LOUISVILLE, Ky. (BP)–“Kentucky Baptists Connect,” an ambitious five-year ministry emphasis, was the primary focus of the Kentucky Baptist Convention’s Nov. 16-17 annual meeting at St. Matthews Baptist Church in Louisville.
The business sessions, however, saw a contested election of officers and division on such major issues as a proposed constitutional amendment for college trustees and a Baptist World Alliance study committee.
Hershael York, a professor and associate dean at Southern Baptist Theological Seminary in Louisville, was elected president by a vote of 686-627 over Rusty Ellison, pastor of Walnut Street Baptist Church in Louisville.
Conservative candidates also were elected to the KBC’s two vice presidential posts. Adam Dooley, pastor of Red House Baptist Church in Richmond, was elected first vice president, and Todd Linn, pastor of First Baptist Church of Henderson, second vice president.
“Kentucky Baptists Connect,” a five-year focus on evangelism, discipleship and leader training, calls on Kentucky Baptist churches to baptize 125,000 people by 2010, an increase of more than 40 percent over current baptism levels.
KBC leaders commissioned a study by Barna Research Group to gain insights about reaching unchurched residents in the state.
Barna vice president David Kinnaman reported that most Kentuckians who don’t attend church aren’t just unchurched but “de-churched.”
The study found that 32 percent of Kentucky’s adult population is unchurched and that 81 percent of Kentucky’s unchurched previously attended a church. Among that total, 42 percent of unchurched adults previously attended a Baptist church.
“We’ve had our chance with the vast majority of these people,” Kinnaman said. “It’s not a failure of evangelism; it’s a failure of discipleship.”
Acknowledging the tremendous challenges in reaching unchurched Kentuckians with the Gospel, KBC leaders hosted a Kentucky Baptists Connect commitment service during the meeting’s Tuesday evening session. A total of 290 participants filled out pledge cards, committing to “pray for this effort and encourage my church to actively participate.”
During business sessions, messengers rejected a proposal to allow the KBC’s four colleges to have non-Baptists serve in up to one-fourth of their trustee positions. The proposed constitutional amendment was intended to permit the colleges to recruit non-Baptist alumni and donors as board members.
Although the proposal called for all trustees to be “Christians who are in harmony with historic Baptist beliefs,” opponents of the measure voiced concern that those beliefs were not defined. After lengthy debate on the issue, messengers voted 595-383 against the plan.
A proposal from the convention’s mission board to establish a study committee to examine “how the Kentucky Baptist Convention may relate to the Baptist World Alliance” also was rejected on a 510-444 vote.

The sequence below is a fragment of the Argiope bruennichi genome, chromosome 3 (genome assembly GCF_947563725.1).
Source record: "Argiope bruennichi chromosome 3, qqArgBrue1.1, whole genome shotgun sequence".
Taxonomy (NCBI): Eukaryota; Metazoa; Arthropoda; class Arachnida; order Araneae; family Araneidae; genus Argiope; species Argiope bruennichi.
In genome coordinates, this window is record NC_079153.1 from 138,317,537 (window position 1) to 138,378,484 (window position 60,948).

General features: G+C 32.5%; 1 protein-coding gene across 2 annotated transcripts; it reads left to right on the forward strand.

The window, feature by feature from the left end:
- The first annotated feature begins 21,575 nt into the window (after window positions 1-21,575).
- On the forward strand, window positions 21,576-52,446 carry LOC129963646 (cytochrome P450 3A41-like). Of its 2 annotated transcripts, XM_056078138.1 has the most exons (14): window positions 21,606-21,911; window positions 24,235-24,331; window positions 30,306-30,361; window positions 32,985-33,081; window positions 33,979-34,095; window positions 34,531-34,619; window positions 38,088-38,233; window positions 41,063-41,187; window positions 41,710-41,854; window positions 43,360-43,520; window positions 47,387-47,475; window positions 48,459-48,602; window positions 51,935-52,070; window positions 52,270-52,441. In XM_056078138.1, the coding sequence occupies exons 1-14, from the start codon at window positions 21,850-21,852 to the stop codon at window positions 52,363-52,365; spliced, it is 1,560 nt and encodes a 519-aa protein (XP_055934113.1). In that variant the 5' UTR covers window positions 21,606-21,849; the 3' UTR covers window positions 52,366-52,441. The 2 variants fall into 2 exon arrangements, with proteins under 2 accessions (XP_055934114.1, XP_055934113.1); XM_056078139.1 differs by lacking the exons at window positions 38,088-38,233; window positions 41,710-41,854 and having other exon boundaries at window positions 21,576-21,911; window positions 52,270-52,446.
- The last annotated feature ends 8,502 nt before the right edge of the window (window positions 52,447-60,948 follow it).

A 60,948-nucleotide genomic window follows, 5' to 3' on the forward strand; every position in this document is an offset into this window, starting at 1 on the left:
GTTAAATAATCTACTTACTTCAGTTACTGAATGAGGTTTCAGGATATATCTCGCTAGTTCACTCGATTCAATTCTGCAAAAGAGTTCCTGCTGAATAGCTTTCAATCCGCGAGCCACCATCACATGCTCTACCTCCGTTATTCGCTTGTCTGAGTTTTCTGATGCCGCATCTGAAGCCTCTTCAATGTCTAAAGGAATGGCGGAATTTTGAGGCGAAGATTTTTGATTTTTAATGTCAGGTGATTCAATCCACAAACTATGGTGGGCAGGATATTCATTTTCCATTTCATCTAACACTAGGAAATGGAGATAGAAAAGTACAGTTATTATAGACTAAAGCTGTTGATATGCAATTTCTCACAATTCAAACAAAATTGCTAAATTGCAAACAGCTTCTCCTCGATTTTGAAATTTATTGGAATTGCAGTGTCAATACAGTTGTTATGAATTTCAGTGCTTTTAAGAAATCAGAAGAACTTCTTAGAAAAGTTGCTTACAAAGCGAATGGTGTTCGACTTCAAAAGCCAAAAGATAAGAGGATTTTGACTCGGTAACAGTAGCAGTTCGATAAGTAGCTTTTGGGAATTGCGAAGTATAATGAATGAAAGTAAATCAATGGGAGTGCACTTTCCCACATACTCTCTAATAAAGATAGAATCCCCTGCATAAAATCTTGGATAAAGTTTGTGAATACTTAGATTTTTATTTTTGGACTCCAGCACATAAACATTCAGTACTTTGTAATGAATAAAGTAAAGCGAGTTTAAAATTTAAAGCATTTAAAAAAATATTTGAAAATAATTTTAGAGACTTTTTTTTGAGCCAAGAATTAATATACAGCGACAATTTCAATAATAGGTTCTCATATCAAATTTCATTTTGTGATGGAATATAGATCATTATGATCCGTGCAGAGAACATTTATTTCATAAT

The proposal was introduced in the wake of the Southern Baptist Convention’s decision in June to withdraw from the international Baptist organization.
Joe Samples, pastor of Greenland Baptist Church in Corbin, said he saw no need for a yearlong study on the issue. “The work of a study committee really has already been done,” he said. “Our Southern Baptist Convention as a whole already has made the decision to pull their collective funding from the Baptist World Alliance.”
Citing the convention theme of “connecting all people to Jesus,” Bill Ellis, minister of education at Crestwood (Ky.) Baptist Church, voiced concern that rejecting the study would, in effect, exclude working with millions of fellow Baptists around the world through BWA.
In other action, messengers approved Cooperative Program goals for 2005-06 with no discussion or opposition. The proposed $23.1 million operating budget goal is a 2.6 percent increase over the current goal of $22,504,000. It comes after record CP gifts of $23,070,734 in the 2003-04 fiscal year.
The past year’s record CP income topped a revised goal of $22,181,335 after two years of reduced giving. Even with the recent increase, however, the 2005-06 goal still is slightly below the original 2003-04 budget goal of $23.2 million.
The CP goals include allocating 64 percent of CP receipts for KBC ministries and 36 percent for Southern Baptist Convention causes, percentages that have remained unchanged in recent years.
Messengers also approved a $1.3 million challenge goal which also is unchanged from the past two years.
York, the KBC’s new president, is pastor of Buck Run Baptist Church in Frankfort, as well as professor of Christian preaching and associate dean of ministry and proclamation in Southern Seminary’s school of theology.
Prior to his election, York said one of his goals is for state convention entities to “enjoy greater camaraderie and partnership with Southern.”
Acknowledging “hurts or grievances” among some Kentucky Baptists in the wake of Southern’s conservative shift since R. Albert Mohler Jr.’s election as seminary president in 1993, York added, “It’s time to heal old wounds.”
Noting that “Kentucky Baptists want someone who is going to represent them all,” York said, “I think this convention is overwhelmingly committed to sharing the Gospel of Jesus Christ. That’s what has to be preeminent in our minds and in our efforts and in what unites us.”
Next year’s annual meeting will be Nov. 15-16 in Frankfort.